- Install a spyware blocker like Ad-Aware or Spybot. In fact, install both of them. They're free, and they seem to complement each other well. And yes, Windows Defender and McAfee and Symantec all have adware/spyware blockers as well; but since each product has its own strengths and weaknesses, it can't hurt to have multiple layers of protection.
- Despite my advocating Ad-Aware and Spybot, be careful with "free" software. Software takes time to develop. Time is money. Although we programmers will often write code for fun or passion, the most common motivation is money. If someone's offering it to you for free, it's very likely because he hopes to make money somewhere else. In many cases, that's by selling ads through adware/spyware; but sometimes, it's by installing viruses and keyboard recorders to steal your banking information. If you're installing "free" software, make sure you trust the company or person that's providing it.
- Change your WiFi settings to Paranoid (i.e., safe). This will involve several steps:
- Open up your network connections by selecting Show All Connections from your Start menu:
- When you see the Network Connections dialog, right-click your wireless connection and select Properties:
- You should see the Wireless Network Connection Properties dialog:
Switch to the Wireless Networks tab:
- Click the Advanced button to open the Advanced wireless settings dialog:
This lets you choose from three different ways to access WiFi networks:
- Any available network (access point preferred). This means that you will connect either to wirless hubs or to other wireless computers, but you'll prefer wireless hubs.
- Access point (infrastructure) networks only. This means that you will connect only to wirless hubs.
- Computer-to-computer (ad-hoc) networks only. This means that you will connect only to other wireless computers.
Unless you know you're intending to work with friends or coworkers and plan to meet somewhere without a WiFi network, it's always a bad idea to connect to other wireless computers. That's the easiest way to get viruses; and it's a very easy way to get hoodwinked by an Evil Twin: the scammer doesn't even have to set up a hub, just rename his computer to look like a network. The Paranoid setting here is Access point (infrastructure) networks only. Choose that one unless you're sure you have a reason not to.
This dialog also has a check box: Automatically connect to non-preferred networks. For added Paranoia, make sure that box isn't checked.
When you're done in this dialog, click Close. But don't close the Wireless Network Connection Properties dialog. You'll do more work there in the next step.
- Next you want to disable automatic connection to all of your WiFi networks, or at least to most of them. Your home network is probably safe, as are those of your friends, and your office; but even in those places, if there are neighbors nearby, there's the chance of an Evil Twin. So the Paranoid (i.e., safe) approach is to only make manual connections. Now if you're like me, you probably already have a number of known Wireless connections; and if Evil Twins are as new to you as they are to me, then those are probably set up for automatic connection. So you'll need to switch those to manual, following these steps for each network:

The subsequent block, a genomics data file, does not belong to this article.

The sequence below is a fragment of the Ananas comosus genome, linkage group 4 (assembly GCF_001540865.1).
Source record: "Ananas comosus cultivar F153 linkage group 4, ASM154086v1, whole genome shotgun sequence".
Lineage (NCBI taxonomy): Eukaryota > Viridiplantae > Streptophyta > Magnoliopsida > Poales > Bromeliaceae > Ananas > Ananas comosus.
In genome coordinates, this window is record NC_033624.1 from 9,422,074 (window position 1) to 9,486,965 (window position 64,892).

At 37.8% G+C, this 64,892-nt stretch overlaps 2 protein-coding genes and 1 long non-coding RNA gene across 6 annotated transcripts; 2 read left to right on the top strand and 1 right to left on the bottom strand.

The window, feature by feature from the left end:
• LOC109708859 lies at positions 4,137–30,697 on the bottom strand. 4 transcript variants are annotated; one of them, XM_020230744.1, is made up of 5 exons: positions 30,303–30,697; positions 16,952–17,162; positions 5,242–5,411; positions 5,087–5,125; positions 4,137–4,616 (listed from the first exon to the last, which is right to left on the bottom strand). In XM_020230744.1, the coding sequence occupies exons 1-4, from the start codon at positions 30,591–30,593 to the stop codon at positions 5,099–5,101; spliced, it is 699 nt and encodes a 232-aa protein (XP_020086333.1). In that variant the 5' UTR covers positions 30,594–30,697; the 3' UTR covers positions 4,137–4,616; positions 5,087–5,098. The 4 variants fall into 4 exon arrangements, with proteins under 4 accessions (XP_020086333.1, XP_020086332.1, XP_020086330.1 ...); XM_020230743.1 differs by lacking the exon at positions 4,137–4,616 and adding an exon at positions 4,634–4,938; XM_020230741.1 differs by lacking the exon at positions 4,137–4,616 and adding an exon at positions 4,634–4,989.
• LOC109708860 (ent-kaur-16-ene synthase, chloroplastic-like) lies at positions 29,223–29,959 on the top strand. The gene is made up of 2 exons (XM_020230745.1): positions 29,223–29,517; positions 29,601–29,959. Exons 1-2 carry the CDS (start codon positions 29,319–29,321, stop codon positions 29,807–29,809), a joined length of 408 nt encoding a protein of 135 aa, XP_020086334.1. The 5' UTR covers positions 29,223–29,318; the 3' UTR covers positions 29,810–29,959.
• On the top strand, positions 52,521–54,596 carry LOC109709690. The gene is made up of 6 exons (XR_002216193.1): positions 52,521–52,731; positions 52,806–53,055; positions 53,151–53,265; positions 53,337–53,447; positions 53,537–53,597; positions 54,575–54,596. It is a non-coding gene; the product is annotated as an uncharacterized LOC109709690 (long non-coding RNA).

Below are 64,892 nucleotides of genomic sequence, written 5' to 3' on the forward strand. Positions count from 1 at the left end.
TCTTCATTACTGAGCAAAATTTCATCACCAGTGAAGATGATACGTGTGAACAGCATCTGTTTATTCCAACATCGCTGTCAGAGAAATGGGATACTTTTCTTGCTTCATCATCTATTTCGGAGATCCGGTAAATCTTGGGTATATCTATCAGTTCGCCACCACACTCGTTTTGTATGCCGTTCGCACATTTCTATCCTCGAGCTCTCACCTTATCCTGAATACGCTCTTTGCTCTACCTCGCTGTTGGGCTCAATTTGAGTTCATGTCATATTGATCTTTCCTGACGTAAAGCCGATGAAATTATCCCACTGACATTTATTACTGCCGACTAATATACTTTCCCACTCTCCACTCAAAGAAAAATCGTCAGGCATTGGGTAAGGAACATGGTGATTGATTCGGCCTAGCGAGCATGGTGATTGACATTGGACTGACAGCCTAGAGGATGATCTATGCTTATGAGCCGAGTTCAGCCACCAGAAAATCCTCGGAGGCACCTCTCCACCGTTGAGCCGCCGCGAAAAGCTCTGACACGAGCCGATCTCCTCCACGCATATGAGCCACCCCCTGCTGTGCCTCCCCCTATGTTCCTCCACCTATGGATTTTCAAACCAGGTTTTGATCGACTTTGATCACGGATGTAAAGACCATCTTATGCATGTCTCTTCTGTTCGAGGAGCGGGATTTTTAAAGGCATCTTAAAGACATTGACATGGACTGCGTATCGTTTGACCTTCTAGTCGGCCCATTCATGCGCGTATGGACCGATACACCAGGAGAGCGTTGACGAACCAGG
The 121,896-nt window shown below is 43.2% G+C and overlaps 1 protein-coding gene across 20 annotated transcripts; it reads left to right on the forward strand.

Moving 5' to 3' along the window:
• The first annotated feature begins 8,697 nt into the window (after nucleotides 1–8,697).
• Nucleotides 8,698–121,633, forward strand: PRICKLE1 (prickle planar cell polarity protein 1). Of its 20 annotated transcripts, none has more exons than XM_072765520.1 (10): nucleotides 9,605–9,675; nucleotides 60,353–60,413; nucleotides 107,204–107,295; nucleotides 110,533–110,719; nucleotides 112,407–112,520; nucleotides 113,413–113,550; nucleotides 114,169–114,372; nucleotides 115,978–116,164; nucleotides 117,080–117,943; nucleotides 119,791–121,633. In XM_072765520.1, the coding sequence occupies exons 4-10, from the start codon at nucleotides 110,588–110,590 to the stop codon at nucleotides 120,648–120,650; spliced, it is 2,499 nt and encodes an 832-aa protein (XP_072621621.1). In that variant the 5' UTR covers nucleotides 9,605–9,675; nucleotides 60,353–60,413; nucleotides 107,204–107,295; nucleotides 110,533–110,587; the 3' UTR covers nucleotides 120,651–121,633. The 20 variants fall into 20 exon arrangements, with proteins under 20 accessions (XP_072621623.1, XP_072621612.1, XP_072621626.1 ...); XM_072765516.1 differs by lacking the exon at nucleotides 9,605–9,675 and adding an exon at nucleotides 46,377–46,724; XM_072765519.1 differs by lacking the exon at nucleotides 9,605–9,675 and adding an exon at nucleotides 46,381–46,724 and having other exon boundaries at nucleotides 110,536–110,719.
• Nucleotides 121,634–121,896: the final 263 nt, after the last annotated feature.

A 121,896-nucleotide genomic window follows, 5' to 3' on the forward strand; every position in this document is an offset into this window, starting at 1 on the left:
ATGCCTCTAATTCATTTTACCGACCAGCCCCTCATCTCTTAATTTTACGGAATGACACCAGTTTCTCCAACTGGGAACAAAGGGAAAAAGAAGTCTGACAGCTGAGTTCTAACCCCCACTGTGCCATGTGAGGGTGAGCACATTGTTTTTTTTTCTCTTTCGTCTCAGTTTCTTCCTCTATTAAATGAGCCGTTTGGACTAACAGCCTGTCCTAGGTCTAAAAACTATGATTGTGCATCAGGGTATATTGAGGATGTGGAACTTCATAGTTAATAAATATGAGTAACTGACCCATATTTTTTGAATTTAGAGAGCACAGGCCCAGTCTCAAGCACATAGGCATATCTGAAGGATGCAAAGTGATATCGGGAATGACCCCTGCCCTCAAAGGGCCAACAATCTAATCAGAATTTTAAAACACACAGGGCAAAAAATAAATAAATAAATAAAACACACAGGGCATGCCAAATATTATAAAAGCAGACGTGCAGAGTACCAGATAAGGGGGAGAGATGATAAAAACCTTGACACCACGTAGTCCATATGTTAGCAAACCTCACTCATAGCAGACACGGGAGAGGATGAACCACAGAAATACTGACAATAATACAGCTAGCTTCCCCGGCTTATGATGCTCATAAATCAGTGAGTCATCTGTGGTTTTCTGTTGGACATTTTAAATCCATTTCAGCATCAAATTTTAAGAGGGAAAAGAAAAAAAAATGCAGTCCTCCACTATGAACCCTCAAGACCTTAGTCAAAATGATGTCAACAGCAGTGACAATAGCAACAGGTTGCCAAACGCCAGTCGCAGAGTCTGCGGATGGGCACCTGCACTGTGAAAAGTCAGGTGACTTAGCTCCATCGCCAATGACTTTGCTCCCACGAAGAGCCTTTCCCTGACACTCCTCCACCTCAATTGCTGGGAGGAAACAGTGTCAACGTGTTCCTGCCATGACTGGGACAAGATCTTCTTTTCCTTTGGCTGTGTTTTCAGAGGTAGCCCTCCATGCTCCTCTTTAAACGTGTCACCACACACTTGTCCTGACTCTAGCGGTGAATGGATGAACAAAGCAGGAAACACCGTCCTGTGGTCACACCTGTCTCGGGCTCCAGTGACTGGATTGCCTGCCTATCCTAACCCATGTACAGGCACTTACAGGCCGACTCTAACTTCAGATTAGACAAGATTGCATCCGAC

- In the Wireless Network Connection Properties dialog, select the network you would like to change:
After you select the network, click Properties. You should see the Properties dialog for the selected network:
- Select the Connection tab:
Uncheck the box that says Connect when this network is in range, and then click OK.
Repeat this for every wireless network. Then click OK in the Wireless Network Connection Properties dialog as well.
Once you've disabled automatic connection, you'll need to connect manually to any network. To do this, right-click the wireless network connection icon and select View Available Wireless Networks:
You'll see the Wireless Network Connection dialog:
Select the network you want to connect to, and click Connect.
- While you're in the Wireless Network Connection dialog, search for Evil Twins. If you see two networks with the same name, one is probably an Evil Twin. If you see a network with a seductive name like "Free Wifi from Team WiFi," that's probably an Evil One. Here's a hint: Internet service isn't free. If a cafe or restaurant or hotel puts in WiFi service, it's because they're hoping it will bring them customers. And the only way it can bring them customers is if customers know about it. That means they'll advertise it with signs on the wall or the front door. If you don't see an advertisement for it, it's probably an Evil One. And if there's both a fee-based service like T-Mobile and a "free" service, the "free" service is almost conclusively an Evil One. When in doubt, ask the management. If they don't know about it — or they're clueless and say, "I don't know anything about the wireless" — assume it's an Evil One.
- If you think you've found an Evil Twin or an Evil One, I disagree with Ms. Mitchell: inform your Attorney General. They get our tax follars to pursue cybercrime, but they can't be everywhere. If they don't know about the crime, they can't pursue it. Maybe nothing will come of it, and the criminals may keep commiting their crimes; but if no one does anything, then they will keep commiting their crimes. I understand why Ms. Mitchell would inform other patrons that they were at risk. Of course, it takes some chutzpah to start telling random strangers in a cafe that they're at risk; and worse, it may also upset the scammer, and he may take steps to shut you up. And even if you inform the management, it's possible that someone in management is the scammer. I think it's best to leave law enforcement to the law enforcement authorities. Tell your AG.
Robert A. Heinlein once wrote: "Anything free is worth what you pay for it." My cynical addition is "If you're lucky." That "free" WiFi could end up costing you everything you've got in your bank account, and a whole lot more.